Robb: Yes. So they’ve just been culling animals and destroying them and they’re not being used for food, which is absolutely … whether you’re vegan or not, it’s just absolutely appalling. The whole thing is an outgrowth of this very brittle food system. Even from a national security standpoint … this has been something that’s been brought up for quite some time, the centralized processing, the centralized distribution, is incredibly brittle if you were to consider, say, a terrorist activity or something. You could cripple the food infrastructure within the United States quite easily. This Prime Act would make it quite easy for people to do their own processing at a local level. This isn’t like some kind of crazy, unsupervised process. These individuals would be inspected by the Health Department. They would be subject to spot testing by the USDA. If you think this sounds, oh, man, that seems really dangerous, any good restaurant that you go to can receive half a cow or a whole cow, they can receive animals from the grower and they can butcher and process them themselves and they are subject to the Health Department. Old style butchers are the same thing.
Robb: So there is food that doesn’t go through the specific USDA vetting process. It has more of a local oversight and there are just layers and layers of benefit to this. Small time operators would be able to get into this. We would have many more options for this processing to occur, so a future pandemic would not find us in this situation. Occasionally when there is contaminated food, instead of there being millions of pounds of contaminated food, it’s a few hundred or maybe 1000 pounds of contaminated food. Because again, when you have these massive operations, it’s super easy for contaminated products to go everywhere. So this Covid pandemic has exposed a lot of interesting things. Back in the 1980s the United States had 30 or 80 producers of antibiotics. The United States no longer produces any of its own antibiotics. I think globalization has had its run and I think we’re seeing some of the really nasty brittle elements to this whole thing. The Prime Act … I know I’m just wandering on and on, but this shit is really important.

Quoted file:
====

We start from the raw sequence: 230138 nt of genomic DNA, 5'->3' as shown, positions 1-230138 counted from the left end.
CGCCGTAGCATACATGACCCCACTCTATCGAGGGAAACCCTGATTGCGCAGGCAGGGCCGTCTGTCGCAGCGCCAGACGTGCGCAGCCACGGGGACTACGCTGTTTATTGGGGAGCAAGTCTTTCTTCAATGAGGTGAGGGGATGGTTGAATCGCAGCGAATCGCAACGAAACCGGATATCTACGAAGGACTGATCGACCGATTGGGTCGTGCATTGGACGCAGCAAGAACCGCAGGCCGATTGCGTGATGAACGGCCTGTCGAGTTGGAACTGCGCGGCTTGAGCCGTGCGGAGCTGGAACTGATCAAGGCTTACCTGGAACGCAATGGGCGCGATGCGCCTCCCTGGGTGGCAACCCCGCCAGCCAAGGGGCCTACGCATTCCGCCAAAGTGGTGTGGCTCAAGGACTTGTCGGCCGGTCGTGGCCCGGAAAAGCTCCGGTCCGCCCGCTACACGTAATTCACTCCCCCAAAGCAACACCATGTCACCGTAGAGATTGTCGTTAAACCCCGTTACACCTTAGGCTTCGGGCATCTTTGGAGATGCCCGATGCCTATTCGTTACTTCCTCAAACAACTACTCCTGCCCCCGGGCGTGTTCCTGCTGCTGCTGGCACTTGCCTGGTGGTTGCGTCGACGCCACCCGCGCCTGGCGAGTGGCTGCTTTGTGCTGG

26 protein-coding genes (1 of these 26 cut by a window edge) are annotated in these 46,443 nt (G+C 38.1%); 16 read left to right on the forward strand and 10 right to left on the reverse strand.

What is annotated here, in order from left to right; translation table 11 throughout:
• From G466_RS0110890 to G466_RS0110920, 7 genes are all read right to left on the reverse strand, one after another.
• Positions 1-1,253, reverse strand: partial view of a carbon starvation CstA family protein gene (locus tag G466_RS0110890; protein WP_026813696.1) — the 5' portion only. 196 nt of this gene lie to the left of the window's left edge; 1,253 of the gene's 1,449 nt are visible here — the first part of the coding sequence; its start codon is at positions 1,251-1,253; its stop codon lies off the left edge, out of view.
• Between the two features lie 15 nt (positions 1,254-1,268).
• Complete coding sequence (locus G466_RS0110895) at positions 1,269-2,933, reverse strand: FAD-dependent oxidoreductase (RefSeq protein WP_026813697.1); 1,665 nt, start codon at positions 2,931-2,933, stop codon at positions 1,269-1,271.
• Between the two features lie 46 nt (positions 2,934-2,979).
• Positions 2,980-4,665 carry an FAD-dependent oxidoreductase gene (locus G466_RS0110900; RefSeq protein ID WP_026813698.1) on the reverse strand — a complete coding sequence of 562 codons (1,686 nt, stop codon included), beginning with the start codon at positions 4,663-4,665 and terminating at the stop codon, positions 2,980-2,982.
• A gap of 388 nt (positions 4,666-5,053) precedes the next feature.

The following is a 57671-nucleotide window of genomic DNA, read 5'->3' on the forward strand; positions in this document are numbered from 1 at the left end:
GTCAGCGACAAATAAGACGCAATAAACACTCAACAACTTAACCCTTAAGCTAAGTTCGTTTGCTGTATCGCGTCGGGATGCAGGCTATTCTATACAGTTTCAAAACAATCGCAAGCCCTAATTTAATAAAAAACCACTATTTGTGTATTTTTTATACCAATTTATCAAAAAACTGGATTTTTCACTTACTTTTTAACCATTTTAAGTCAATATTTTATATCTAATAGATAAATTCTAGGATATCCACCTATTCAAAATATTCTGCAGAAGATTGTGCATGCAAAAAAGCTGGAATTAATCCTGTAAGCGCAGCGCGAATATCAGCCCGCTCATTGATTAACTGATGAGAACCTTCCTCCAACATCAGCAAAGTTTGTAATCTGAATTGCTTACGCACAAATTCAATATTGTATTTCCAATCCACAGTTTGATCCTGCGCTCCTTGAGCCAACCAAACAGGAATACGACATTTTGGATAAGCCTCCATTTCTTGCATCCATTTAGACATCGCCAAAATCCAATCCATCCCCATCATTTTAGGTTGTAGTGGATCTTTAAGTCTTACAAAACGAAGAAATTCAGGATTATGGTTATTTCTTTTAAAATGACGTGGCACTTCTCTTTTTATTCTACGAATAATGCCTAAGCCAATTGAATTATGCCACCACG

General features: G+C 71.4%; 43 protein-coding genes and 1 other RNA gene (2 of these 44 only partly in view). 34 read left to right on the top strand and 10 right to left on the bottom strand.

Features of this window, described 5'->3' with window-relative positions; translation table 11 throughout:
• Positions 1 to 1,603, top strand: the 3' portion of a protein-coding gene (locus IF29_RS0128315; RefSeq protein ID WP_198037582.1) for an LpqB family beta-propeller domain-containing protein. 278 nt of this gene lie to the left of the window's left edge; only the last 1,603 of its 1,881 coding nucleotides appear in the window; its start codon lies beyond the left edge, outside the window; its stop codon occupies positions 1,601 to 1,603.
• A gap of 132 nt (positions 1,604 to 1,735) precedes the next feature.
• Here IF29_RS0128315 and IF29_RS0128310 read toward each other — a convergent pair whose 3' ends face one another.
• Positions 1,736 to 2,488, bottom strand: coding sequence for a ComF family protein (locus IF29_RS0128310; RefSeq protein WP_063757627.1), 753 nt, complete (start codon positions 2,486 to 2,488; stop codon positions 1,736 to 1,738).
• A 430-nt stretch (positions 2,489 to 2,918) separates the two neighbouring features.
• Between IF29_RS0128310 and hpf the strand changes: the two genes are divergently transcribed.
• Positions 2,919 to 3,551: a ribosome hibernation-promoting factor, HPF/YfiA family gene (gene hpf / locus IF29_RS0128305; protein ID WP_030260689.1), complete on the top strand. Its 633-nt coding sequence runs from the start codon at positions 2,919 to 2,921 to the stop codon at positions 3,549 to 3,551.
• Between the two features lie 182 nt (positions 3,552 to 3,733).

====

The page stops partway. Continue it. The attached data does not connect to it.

Robb: Again, Senator Massey has been trying to push this thing out for a long time but there’s been no interest, no stomach for this stuff.
Nicki: Now given the current climate there’s actually some ears forward.
Robb: Serious ears forward.
Nicki: So here’s the deal. Here’s why we wanted to bring it up and here’s why we’re going to be beating this drum for a little while …
Robb: Until this thing goes through or doesn’t.
Nicki: … is because, it’s not enough to tweet your congressmen and your senators.
Robb: It does nothing.
Nicki: Writing an email does relatively little. What you have to do is make a phone call. So Robb called, we filmed it, we put it on Instagram. We’ll put in the show notes the info on what to do, how to do it. There’s even a little script. You’re going to get a voicemail most likely from a staffer. All you need to do is tell them your name, tell them your state or zip code. Tell them you don’t need a response, you don’t need a call back, and strongly encourage that representative to support the Prime Act. Again, we’ll put this info in the show notes. You can find your congressman and senator’s phone number information at a site called govtrack.us. We’ll also share an article from the Farm-to-Consumer Legal Defense Fund, which explains a lot more about what the Prime Act is. But it takes less than five minutes of your time and if you really care about-
Robb: And it really matters. These phone calls matter.
Nicki: … if this whole buying meat from local producers, if grazing animals and regenerative agriculture, if all of this stuff is what you support, then spending five minutes and making these phone calls is the least you could do.
Robb: And if we don’t do this and we find ourselves in a food shortage scenario or we’re really lamenting the fact that these animals’ lives have just been wasted … they slaughtered tens of thousand of pigs and they developed a system for just liquefying these animals so that there wasn’t a putrefying mass.
Nicki: It’s heartbreaking. Think about all the-
Robb: It’s so ridiculous.
Nicki: … That’s an amazing amount of food that could feed … I mean, it’s terrifying and heartbreaking and all of it. So please, call.
Robb: Again, not to get finger-waggy but if we don’t fix this, if we don’t take this opportunity and we find ourselves in a future situation in which our food supply is dramatically impacted due to the brittle nature, then we kind of got what we had coming to us.
Nicki: This is our opportunity to really make a difference and as people were saying too, phone calls are disproportionately-
Robb: It’s like 100 to one.